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Worldwide fast unites on Good Friday

FILE- NEW YORK, NY - APRIL 14: With Vitality Kuzmin carrying the cross, the Way of the Cross procession makes its way across the Brooklyn Bridge on Good Friday, April 14, 2017 in New York City. (Photo by Drew Angerer/Getty Images)

SALT LAKE CITY — Religious leaders have spent the week encouraging people to come together for a worldwide fast on Good Friday.

President Russell M. Nelson of the Church of Jesus Christ of Latter-day Saints called for a day of fasting during last weekend’s General Conference.


“For all whose health may permit, let us fast, pray, and unite our faith once again. Let us prayerfully plead for relief from this global pandemic,” he said. “I invite all, including those not of our faith, to fast and pray … on Good Friday, April 10, that the present pandemic may be controlled, caregivers protected, the economy strengthened, and life normalized.”

The National Association of Evangelicals this week also asked for people to fast today. And Good Friday is traditionally a day of fasting for Catholics, but this time it comes with new purpose.


Cardinal Robert Sarah, prefect of the Congregation for Divine Worship, issued a declaration for a Good Friday intention — a celebration of the Eucharist for a particular purpose — for the pandemic.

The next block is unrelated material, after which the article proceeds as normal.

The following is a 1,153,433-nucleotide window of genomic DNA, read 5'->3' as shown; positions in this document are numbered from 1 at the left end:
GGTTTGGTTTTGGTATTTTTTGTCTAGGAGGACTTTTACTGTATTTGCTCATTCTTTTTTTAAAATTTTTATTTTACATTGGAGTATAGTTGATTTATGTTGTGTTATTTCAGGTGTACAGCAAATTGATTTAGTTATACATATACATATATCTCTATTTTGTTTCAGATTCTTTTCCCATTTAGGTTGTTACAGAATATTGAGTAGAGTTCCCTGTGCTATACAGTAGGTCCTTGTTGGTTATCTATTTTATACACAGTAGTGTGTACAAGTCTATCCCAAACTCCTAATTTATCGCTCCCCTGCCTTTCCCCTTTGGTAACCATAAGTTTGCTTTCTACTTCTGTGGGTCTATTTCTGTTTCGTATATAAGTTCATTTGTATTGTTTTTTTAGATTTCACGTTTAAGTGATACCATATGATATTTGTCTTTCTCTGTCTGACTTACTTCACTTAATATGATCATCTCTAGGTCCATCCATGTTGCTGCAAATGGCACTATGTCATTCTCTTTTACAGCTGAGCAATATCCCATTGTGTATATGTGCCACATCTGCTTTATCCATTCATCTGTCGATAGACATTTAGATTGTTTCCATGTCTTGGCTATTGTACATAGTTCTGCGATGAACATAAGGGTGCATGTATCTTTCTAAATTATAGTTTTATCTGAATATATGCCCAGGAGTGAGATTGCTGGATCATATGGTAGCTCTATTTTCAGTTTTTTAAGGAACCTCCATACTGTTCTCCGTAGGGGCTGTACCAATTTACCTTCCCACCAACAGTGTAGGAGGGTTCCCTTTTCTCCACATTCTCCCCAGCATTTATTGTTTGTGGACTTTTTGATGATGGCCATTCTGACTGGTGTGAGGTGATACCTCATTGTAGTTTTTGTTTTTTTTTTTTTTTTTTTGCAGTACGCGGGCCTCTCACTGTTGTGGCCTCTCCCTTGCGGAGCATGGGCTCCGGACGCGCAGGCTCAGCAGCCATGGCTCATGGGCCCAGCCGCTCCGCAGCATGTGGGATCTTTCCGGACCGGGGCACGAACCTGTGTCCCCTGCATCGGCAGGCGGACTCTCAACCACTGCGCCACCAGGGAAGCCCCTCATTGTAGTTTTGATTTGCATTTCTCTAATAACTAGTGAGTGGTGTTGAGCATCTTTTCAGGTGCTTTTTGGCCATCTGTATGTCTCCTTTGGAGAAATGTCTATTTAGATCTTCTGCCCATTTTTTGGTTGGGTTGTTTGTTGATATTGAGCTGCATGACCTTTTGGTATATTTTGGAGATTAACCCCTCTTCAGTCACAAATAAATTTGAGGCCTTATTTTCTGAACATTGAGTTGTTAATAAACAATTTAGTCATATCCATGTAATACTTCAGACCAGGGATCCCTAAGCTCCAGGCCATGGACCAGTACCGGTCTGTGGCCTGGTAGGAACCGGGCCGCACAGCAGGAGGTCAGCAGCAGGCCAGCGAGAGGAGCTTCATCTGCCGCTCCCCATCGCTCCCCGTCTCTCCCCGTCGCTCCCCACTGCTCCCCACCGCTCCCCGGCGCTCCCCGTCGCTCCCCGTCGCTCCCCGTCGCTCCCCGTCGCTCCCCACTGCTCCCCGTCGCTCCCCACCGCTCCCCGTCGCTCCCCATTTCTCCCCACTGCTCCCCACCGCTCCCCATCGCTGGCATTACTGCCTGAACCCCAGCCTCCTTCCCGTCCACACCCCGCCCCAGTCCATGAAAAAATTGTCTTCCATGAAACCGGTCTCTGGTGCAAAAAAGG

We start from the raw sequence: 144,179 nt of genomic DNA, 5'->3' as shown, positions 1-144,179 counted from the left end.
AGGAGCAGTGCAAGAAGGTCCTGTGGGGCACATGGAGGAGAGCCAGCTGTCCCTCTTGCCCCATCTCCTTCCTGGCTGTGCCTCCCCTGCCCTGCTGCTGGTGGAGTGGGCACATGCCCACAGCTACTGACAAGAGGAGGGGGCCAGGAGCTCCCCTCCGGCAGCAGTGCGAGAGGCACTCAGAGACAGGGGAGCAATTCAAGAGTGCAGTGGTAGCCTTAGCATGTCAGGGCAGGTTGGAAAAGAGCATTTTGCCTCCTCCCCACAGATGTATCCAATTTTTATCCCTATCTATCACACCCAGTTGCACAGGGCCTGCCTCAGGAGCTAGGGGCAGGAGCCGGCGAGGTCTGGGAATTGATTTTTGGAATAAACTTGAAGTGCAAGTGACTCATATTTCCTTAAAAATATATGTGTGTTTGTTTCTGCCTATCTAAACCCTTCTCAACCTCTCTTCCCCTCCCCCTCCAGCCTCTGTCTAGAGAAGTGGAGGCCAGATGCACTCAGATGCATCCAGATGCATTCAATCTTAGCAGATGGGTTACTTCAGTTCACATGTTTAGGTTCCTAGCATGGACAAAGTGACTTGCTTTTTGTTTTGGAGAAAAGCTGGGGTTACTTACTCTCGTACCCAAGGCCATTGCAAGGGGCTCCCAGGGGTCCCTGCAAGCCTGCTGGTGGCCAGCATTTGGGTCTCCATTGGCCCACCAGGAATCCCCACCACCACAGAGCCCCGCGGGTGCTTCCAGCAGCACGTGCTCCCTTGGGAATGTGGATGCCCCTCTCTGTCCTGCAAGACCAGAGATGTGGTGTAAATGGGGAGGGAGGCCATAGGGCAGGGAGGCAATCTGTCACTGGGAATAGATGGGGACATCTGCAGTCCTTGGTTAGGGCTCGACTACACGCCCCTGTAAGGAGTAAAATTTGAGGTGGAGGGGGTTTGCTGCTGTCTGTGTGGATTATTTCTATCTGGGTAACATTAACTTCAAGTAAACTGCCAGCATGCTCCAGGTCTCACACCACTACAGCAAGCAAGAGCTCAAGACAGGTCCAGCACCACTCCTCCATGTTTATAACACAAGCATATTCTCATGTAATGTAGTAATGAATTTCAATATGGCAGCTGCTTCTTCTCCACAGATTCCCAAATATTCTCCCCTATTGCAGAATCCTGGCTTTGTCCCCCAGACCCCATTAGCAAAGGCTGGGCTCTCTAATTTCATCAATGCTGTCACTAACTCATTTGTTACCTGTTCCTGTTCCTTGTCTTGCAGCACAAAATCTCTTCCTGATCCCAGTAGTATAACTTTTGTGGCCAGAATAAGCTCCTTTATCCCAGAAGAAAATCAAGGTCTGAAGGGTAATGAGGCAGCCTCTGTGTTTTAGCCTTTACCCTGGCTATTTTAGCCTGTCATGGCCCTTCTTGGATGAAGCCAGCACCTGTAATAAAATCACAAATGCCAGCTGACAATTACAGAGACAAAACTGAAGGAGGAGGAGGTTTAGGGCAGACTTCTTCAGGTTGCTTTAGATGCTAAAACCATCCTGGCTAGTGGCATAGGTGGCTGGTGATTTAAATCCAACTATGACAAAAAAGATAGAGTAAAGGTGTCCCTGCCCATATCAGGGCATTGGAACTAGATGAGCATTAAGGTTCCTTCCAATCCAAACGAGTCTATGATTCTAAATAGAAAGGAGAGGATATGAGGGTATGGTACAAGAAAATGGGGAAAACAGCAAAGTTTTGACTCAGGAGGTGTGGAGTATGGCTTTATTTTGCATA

Fasting in different faiths generally means skipping full meals, limiting food or sacrificing something else for a time period.

“How do we fast? Two meals, or a period of 24 hours, is customary. But you decide what would constitute a sacrifice for you, as you remember the supreme sacrifice the Savior made for you,” said President Nelson.

Religions teach that fasting humbles the individual and brings people closer to God. It also helps you think of people who have less than you.

Fasting is also accompanied with prayer.

“Let us unite in pleading for healing throughout the world,” said President Nelson.

Utah Governor Gary Herbert encouraged all Utahns of any or no faith to come together.

“As I invite everyone to join me and my family and others around the state and around the country and the world that we add to that not just the prayer aspect to that but to find someone to help. Let’s not only pray but do something to help our neighbors,” he said in his daily news conference.

“We’re all in this together,” said the Rev. Thomas Reese to the Deseret News. “There’s no way of protecting ourselves from this virus by ourselves.”

A Facebook group that formed in the days after President Nelson’s announcement now has nearly a half-million members.

“I am Egyptian and a member of the Coptic Church. I will fast and pray with you. God help us,” says one post.

“Hello and greetings to you all my dear friends. Today is Good Friday here in Pakistan me and my family will pray for all of you,” says another.

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